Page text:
Employer branding is not about advertising that you’re a good employer. It’s about being one. Companies with strong employer brands recruit good employees faster and retain them in the long-run.
Here are some strategies for building your employer brand, with examples from companies that do it well:
How to build your employer brand online
Respond to online reviews
You can’t control what people say about you online, but you can control how you respond. Use the feedback you receive from Glassdoor or your own candidate experience survey to construct your employer brand. If, for example, past candidates share negative interview experiences, you may consider training your hiring managers on interview techniques.
Even if they’re harsh, respond to negative reviews with grace. Tell candidates and employees about how you’re trying to improve to show your brand’s empathy. Address their comments with empathy. In this employer branding example, the management team at Zillow, an online real estate database company, replies to all their Glassdoor reviews:
When it comes to your social media strategy, be yourself. People can tell if you’re faking it, and they’ll likely be discouraged from applying for your open roles. Use social media to showcase your employer brand, share office moments and give employees a voice.
You may choose to be active on one or more social networks, depending on your culture and messaging. For example, you could post your jobs on Facebook. Or, you could capture company events moment-by-moment with Snapchat. Warby Parker uses a mix of social networks to advertise their glasses and share their culture. The company knows that showing what it’s like to work at Warby Parker (by using the hashtag #teamwarby) will attract potential hires.
Here’s what a Warby Parker weekly meeting looks like:
And here’s how employees spend their 3 p.m. breaks:
Employees serve as ambassadors for your employer brand. Use employee testimonials to add a human element to your careers page. Testimonials should feel genuine. Most candidates want to know what their potential future coworkers like about their jobs.
Consider shooting videos of employees at work, while also providing an office tour. Or, get your hiring manager on Twitter to chat with candidates and share interview preparation advice. Sodexo, the French food services and facilities management company, recognizes employees on their Facebook and Twitter accounts through sharing employees’ stories, accomplishments and career tips.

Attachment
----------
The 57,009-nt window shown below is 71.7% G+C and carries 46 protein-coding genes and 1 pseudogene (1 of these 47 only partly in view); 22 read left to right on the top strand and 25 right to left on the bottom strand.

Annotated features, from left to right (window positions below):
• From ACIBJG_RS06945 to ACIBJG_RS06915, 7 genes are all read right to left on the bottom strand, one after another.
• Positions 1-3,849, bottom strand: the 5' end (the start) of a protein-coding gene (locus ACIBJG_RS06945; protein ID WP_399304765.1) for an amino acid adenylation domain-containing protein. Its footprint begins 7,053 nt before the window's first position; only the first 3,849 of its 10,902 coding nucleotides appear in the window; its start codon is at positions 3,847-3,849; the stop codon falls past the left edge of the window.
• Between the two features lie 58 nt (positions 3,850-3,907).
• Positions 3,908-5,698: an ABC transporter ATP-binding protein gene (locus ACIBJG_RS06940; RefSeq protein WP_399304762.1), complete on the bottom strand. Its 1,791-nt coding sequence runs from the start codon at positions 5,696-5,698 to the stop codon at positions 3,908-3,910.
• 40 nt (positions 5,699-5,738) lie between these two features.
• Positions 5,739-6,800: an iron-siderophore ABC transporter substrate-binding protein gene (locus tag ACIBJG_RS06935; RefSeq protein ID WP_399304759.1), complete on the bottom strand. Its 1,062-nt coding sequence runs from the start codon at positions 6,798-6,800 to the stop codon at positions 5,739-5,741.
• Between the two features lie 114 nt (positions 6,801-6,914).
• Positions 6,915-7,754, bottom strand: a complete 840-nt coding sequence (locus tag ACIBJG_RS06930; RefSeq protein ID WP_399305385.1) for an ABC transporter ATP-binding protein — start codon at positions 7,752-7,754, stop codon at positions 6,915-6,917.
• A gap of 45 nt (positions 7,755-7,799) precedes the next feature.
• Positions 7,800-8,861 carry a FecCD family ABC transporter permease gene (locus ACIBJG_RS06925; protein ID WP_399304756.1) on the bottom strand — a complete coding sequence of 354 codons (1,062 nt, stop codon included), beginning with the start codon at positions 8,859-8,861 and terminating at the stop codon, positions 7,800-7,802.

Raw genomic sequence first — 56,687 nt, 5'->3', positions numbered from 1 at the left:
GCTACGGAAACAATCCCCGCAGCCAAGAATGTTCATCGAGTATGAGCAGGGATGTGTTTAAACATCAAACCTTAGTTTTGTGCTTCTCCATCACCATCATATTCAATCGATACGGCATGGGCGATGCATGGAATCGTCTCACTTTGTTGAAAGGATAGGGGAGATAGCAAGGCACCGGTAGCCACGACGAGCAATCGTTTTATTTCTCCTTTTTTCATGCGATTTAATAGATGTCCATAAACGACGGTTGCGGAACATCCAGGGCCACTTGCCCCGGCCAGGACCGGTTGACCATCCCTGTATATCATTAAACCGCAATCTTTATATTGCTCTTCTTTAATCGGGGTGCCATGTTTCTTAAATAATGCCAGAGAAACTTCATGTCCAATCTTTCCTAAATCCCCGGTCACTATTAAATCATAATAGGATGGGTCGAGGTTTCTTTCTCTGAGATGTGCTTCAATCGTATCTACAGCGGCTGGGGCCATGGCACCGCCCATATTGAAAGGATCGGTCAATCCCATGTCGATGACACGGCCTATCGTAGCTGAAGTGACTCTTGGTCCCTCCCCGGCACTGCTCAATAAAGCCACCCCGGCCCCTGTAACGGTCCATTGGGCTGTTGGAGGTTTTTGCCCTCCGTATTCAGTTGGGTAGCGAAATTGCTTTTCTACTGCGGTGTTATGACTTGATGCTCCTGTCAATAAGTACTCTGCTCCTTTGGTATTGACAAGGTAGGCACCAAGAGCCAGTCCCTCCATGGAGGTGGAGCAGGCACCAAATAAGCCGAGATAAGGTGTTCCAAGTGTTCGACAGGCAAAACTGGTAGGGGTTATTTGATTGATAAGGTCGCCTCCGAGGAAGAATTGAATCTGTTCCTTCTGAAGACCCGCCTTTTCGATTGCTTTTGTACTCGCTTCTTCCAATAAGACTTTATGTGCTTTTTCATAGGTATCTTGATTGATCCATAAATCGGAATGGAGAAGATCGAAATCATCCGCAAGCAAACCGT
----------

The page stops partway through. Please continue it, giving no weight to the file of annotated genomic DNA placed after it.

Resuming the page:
“Forty-seven percent of candidates have used the company’s social platforms to prepare for a position,” says Arie Ball, the company’s former VP of Talent Acquisition.
Research shows that you can increase employee engagement and retention by recognizing employees. To recognize employees’ hard work, you have to measure their performance effectively (and often).
Transform your performance review process from an annual sit-down into frequent appraisals. Cargill, the American food producer and distributor firm, implemented an Everyday Performance Management process, which encourages daily discussions between managers and employees. According to LeighAnne Baker, the company’s VP Human Resources, the shift to daily feedback increased employee engagement by 10 percent.
Design career paths
Plan training programs that will help employees develop their skills within your company. If promoting them is not an option, consider training employees on a new tool or offering them tickets to industry conferences. Less formal training techniques, like a subscription to a library or an e-learning course, could also develop employees’ career paths.
For Google-like companies, building an on-site gym is an easy way to attract and retain employees. But, inexpensive perks, if thoughtfully planned, can also motivate employees.
To avoid spending money on perks that your employees don’t care about, ask them what they’d like to see. Poll them in internal surveys or informal discussions. Then list these perks, if you can offer them, in your job ads. Policies like flexible working hours and work from home will go a long way towards making employees happier. Holiday Extras, the UK company dedicated to making travel hassle-free, proves that employee perks and company events needn’t be luxurious:
While one company’s successful employer branding strategy mightn’t work for another one, your employer brand is what differentiates you from competitors. Make sure it’s unique, represents your values and attracts the people you want to work with.